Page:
VILLAGE OF PRAIRIE DU SAC - Carol Lukens, of First Weber, maintains eagles have no problems with people and that the Ferry Bluff Eagle Council needs to stop fighting with the village about the Nonn development...John Keefe of FBEC said the council appreciates the cooperative work done on the condominium documents. He provided 14 points, mostly word changes for the board. With attorneys from the village of Prairie du Sac, Ken Nonn and FBEC the Specific Implementation Plan was revised. Keefe said specifically the mid-November through March 31 time period be defined as winter eagle season...The council's research indicates eagle watching brought in $1.2 million to the community during a time when business tends to be slow in the community. All other concerns about lighting, stormwater, retaining wall and the landscape plan had been addressed. After voting the approval of the SIP, trustee John Pletzer said he was not pleased that if he bought a condo for $200,000, if it were 45 degrees, he could not sit out on his riverfront balcony without incurring a $5,000 fine from the condo association.
The Sun News | 02/01/2007 | State Farm drops coastal policies
Tough times for home owners seeking insurance (even those who didn't set their home on fire with burning underpants--see below):

State Farm Insurance Co., South Carolina's largest insurer of homes, said Wednesday it will drop almost 1,000 policies for homes on the oceanfront. The company's decision comes about a month after Allstate said it would drop 12,000 policies in order to minimize future hurricane risk. S.C. Farm Bureau Insurance started dropping 3,000 customers along the S.C. coast last fall.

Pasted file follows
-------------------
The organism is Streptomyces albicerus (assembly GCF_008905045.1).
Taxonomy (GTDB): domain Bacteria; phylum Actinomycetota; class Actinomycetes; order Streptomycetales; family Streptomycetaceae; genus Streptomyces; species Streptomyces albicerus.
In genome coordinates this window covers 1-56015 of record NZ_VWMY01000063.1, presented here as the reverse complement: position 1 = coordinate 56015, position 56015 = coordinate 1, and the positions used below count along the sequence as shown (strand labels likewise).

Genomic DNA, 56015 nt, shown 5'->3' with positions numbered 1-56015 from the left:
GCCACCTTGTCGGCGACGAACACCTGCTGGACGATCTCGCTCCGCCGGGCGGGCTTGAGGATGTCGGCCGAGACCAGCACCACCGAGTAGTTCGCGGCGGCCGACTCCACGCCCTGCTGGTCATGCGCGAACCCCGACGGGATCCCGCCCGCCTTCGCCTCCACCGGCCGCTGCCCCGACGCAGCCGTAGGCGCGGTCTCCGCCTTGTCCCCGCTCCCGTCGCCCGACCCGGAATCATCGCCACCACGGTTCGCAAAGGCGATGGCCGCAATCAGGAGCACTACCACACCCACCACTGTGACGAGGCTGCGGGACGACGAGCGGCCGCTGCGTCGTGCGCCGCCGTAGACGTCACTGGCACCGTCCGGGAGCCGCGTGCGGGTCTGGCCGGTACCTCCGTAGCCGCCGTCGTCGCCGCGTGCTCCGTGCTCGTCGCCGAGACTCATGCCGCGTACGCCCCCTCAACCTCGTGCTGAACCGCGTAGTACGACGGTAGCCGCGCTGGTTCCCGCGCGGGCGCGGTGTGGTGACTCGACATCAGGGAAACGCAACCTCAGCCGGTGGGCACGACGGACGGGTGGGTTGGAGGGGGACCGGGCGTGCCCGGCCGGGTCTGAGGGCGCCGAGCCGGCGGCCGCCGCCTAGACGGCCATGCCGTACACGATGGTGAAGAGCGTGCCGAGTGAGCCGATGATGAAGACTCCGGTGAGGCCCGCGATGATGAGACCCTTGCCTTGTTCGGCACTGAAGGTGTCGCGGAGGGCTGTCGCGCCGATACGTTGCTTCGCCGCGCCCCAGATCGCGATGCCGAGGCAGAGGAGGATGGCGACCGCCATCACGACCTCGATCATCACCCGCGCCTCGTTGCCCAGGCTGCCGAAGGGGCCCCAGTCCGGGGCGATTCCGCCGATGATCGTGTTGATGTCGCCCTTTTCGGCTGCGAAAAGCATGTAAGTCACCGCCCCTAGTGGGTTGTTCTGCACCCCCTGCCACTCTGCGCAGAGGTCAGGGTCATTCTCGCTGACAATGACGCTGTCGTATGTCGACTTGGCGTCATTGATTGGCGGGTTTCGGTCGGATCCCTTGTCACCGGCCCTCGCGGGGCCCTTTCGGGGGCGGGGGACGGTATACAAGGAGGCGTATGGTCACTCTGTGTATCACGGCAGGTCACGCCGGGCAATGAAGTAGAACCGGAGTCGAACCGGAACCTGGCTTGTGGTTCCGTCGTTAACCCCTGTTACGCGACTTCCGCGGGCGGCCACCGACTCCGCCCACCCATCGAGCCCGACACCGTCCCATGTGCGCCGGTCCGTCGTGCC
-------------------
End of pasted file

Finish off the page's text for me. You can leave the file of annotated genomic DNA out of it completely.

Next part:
Ananova - Husband's underpant tantrum destroys home
Try convincing your homeowner's insurance claims rep that this is covered by your HO-3.

An angry husband who threw old clothes into the garden and set fire to them because he couldn't find any clean underpants accidentally burnt his home down.

Thursday, February 01, 2007

Origins of "Exposing AHRC"
I said below that the "Exposing AHRC" site was new. But I stand corrected. Pat Haruff called to my attention a post from Tom Skiba, CEO of the Community Associations Institute, who writes CAI's "Ungated" blog. He recommends reading the "Exposing AHRC" site way back in March of 2005 (see the sentence I bolded below). So, the site must have been up and running then, although I must confess that I had never seen it until this week. (Obviously I don't spend enough time web surfing.)

The rest of the post is worth reading apart from his mention of that site. He asks for reasonable people to find some middle ground for conversation. I hope Tom doesn't mind if I republish it in its entirety as food for thought.

The Internet Soapbox
by Tom Skiba on March 21, 2005 12:11PM (EST)
The internet is an amazing tool, it literally brings the world to our desktops. Unfortunately it also provides a soapbox for anyone with an axe to grind, and separating the valid, reliable and thoughtful information from the ill-informed babble is left as an exercise for the reader. Our industry, like many others, has spawned its own set of dedicated haters and they have taken to the web as the tool of choice.

Sun Tzu said to know your enemy, so every month I try and spend at least some time on the various anti-HOA websites. I try and limit my visits as the vitriol and unbalanced information tend to give me indigestion. One of my regular visits though, is the American Homeowners Resource Council at What this site lacks in thoughtful analysis it more than make up for with volume and outrage. (I would also suggest for an alternate viewpoint.)

I am a firm believer that individuals can have differing opinions, that they can discuss them thoughtfully, and that multiple points of view can be equally valid. Unfortunately, many of these websites would have readers believe that everyone involved in the HOA industry is evil, that CAI dictates law to legislatures around the country, and that valid contracts freely entered into should be null and void – all powerful characterizations even though false.